Mason Bates (1977- )
Alternative Energy
Duration: ca. 27 minutes

Florida Orchestra audiences are getting to know Mason Bates, the young American composer known for his electro-acoustic mash-ups. We heard his Cello Concerto during the 2019-20 season, and his amplified Mothership made its mark on the opening program the following September.

Now, the orchestra has invited Bates back for Alternative Energy, which presents its own technical challenges in requiring a conductor’s laptop, monitors for the musicians, speakers on stage and acoustic premixing. Listeners can expect the unexpected, says TFO Music Director Michael Francis.

“This piece is going to rock,’’ he says. “It’s all about green energy and the nature of energy, about where we are and where we’ll be in the future. It’s a wonderful potpourri in the way it unites popular and classical language.’’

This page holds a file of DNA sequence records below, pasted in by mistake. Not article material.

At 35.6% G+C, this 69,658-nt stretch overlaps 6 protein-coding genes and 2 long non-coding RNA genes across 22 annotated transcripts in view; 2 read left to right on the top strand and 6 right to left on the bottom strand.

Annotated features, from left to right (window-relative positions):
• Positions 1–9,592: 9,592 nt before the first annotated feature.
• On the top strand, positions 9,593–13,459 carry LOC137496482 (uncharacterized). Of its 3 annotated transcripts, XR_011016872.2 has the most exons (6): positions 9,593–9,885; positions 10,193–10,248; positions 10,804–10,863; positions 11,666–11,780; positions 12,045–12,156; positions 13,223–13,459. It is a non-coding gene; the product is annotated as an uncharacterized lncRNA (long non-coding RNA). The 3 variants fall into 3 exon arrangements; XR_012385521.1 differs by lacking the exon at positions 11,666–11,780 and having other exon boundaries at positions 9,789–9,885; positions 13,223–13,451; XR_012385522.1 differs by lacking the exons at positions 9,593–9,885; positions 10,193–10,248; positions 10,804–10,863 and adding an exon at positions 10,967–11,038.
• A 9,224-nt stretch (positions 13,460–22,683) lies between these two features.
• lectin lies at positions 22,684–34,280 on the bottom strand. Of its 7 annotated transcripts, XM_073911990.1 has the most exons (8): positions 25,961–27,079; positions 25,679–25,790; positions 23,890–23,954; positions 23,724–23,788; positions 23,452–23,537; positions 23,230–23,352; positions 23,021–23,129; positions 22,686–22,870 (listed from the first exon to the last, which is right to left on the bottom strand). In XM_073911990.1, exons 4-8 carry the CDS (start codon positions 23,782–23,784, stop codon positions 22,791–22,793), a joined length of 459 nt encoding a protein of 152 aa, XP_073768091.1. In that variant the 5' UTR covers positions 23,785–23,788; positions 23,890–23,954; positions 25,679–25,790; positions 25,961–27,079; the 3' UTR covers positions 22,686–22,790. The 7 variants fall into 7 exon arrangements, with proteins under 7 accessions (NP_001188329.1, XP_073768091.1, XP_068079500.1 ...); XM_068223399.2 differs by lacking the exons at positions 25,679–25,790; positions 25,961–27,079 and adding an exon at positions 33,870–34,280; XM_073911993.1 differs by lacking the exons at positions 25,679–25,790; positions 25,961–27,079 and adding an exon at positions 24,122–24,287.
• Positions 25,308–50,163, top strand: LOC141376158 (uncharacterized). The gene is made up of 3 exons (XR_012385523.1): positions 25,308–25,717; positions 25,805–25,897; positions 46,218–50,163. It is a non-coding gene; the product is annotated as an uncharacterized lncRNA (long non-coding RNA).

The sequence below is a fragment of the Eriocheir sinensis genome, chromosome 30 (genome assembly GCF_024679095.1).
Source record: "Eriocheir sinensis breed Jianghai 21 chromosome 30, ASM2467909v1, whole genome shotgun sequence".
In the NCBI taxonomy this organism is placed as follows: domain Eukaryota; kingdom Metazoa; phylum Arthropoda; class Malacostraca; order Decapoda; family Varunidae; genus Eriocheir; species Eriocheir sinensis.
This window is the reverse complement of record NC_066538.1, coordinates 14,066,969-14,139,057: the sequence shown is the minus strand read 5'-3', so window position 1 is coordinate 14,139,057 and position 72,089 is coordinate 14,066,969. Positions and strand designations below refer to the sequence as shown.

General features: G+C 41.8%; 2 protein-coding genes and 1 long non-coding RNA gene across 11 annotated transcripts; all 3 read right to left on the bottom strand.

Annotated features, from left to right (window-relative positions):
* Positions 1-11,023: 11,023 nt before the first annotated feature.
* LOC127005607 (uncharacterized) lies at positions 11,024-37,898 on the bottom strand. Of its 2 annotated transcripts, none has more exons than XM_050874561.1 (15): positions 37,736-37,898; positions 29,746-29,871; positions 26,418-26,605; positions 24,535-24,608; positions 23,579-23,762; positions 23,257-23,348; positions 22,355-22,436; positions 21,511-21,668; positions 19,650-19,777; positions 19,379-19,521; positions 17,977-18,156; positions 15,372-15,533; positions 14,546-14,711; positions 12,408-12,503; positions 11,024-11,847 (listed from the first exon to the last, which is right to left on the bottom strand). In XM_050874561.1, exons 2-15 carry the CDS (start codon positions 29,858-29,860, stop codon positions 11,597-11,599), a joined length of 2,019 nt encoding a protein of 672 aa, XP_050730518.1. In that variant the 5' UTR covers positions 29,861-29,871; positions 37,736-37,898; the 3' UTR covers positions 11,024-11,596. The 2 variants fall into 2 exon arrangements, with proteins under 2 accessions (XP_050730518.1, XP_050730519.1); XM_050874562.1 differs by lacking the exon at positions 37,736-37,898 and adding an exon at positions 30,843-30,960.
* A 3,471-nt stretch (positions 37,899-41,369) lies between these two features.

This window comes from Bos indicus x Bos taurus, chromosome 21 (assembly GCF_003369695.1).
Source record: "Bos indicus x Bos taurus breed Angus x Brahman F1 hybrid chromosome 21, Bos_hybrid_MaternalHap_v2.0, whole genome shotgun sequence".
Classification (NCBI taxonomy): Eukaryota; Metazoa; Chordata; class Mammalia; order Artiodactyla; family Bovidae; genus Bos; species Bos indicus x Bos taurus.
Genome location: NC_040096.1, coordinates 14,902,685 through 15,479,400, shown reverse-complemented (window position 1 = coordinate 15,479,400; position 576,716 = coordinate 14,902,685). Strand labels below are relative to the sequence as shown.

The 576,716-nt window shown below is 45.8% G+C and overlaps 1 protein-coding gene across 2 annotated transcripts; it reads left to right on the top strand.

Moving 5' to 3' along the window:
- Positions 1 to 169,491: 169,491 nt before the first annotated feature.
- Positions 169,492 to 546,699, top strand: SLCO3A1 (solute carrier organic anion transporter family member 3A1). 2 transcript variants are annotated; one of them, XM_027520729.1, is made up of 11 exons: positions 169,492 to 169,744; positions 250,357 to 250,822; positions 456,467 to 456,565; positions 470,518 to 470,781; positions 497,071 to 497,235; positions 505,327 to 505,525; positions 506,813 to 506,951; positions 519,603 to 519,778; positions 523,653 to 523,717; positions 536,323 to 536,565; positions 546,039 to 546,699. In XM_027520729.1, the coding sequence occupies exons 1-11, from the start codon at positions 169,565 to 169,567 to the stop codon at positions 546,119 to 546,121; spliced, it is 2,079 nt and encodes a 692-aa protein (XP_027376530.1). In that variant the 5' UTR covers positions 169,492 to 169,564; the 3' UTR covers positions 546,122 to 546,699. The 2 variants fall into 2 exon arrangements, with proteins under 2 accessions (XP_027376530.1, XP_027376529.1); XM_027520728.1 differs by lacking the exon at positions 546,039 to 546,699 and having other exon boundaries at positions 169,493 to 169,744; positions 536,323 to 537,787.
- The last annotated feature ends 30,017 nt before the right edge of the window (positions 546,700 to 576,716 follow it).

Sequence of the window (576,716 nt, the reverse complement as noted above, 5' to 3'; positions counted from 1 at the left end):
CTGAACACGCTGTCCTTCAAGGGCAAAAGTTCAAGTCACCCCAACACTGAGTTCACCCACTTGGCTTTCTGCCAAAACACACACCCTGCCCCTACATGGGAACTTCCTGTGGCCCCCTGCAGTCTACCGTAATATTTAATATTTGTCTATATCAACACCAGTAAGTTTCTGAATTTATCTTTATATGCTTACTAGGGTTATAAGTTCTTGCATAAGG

Composer-in-residence at the Kennedy Center, Bates is in demand by orchestras wanting to attract younger audiences and build future repertoire. “When I’m writing music for the concert hall, I go after what is the most pregnant music possibility, not just the outreach component,’’ he says. “Older subscribers go along because they can tell I have roots in classical music. But listeners enjoy the collision of an old medium with sounds that could be on their iPod.’’

Bates describes Alternative Energy as an “energy symphony’’ spanning different time scales over four movements. He says it begins in the American Midwest in the late 19th century and “travels through ever greater and more powerful forces of energy — a present-day particle collider, a futuristic Chinese nuclear plant — until it reaches a future Icelandic rainforest, where humanity’s last inhabitants seek a return to a simpler way of life.’’